Samuel Barber’s Piano Concerto, Op. 38 is lushly cinematic. It is an exhilarating drama between two dueling titans—the brazen, summit-scaling solo piano and the twentieth century orchestra, with its vast sonic power. The Concerto’s expansive Neo-Romantic lines straddle the precipice between tonality and serialism. The music never loses its tonal bearings, yet it often ventures far into a tumultuous chromatic sea.
The legendary American music publisher G. Schirmer commissioned Barber to write the Piano Concerto to commemorate the centennial of the company’s founding. The work’s premiere on September 24, 1962 celebrated another momentous occasion: the opening of Philharmonic Hall (now David Geffen Hall) at New York’s Lincoln Center. Barber collaborated with the pianist, John Browning, who performed the premiere with Erich Leinsdorf and the Boston Symphony Orchestra. Browning found parts of the initial version of the final movement, completed fifteen days before the first performance, to be unplayable. After Vladimir Horowitz came to the same conclusion, Barber revised the technically demanding score.
The tempestuous first movement (Allegro appassionato) begins with a solo piano cadenza in which three themes are announced. The composer described the first as “declamatory” and the others “rhythmic.” The orchestra interrupts with a new theme which is sweeping, restless, and passionate. The music takes on symphonic dimensions as the initial motivic seeds are developed through adventurous contrapuntal variations. A poignant second theme emerges in the solo oboe. The musical conversation includes distant, nostalgic statements in the solo horn.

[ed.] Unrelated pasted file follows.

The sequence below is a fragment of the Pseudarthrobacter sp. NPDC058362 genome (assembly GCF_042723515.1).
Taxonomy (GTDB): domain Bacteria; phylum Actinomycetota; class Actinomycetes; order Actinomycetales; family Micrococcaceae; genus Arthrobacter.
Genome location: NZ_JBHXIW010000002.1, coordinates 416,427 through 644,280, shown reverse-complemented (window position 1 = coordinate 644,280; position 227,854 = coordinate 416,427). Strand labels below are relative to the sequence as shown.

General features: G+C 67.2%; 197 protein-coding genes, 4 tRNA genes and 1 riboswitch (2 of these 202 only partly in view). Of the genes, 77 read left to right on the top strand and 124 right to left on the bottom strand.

The second movement (Canzone: Moderato) is a dreamy song without words. The pentatonic melody is heard first in the flute, amid wispy, ephemeral lines in the harp and strings. Barber drew upon an Elegy for flute and piano which he wrote in 1959. The movement’s serenity is disrupted only by a chilling descending chromatic passage in the strings, which brings the movement to an unsettling conclusion.
The final movement (Allegro molto) evokes images of an ominous, nocturnal chase. Propelled by a nightmarish ostinato, it surges forward in a relentless and irregular 5/8 time. This five-part rondo includes lighter moments in which a series of instrumental voices including the solo clarinet, a trio of flutes, and muted trombones come out to play.
- Barber: Piano Concerto, Op. 38, Stephen Prutsman, Marin Alsop, Royal Scottish National Orchestra Naxos.com
- John Browning with George Szell and the Cleveland Orchestra
- John Browning with Leonard Slatkin and the Saint Louis Symphony Orchestra
Featured Image: “Lake George” (1922), Georgia O’Keeffe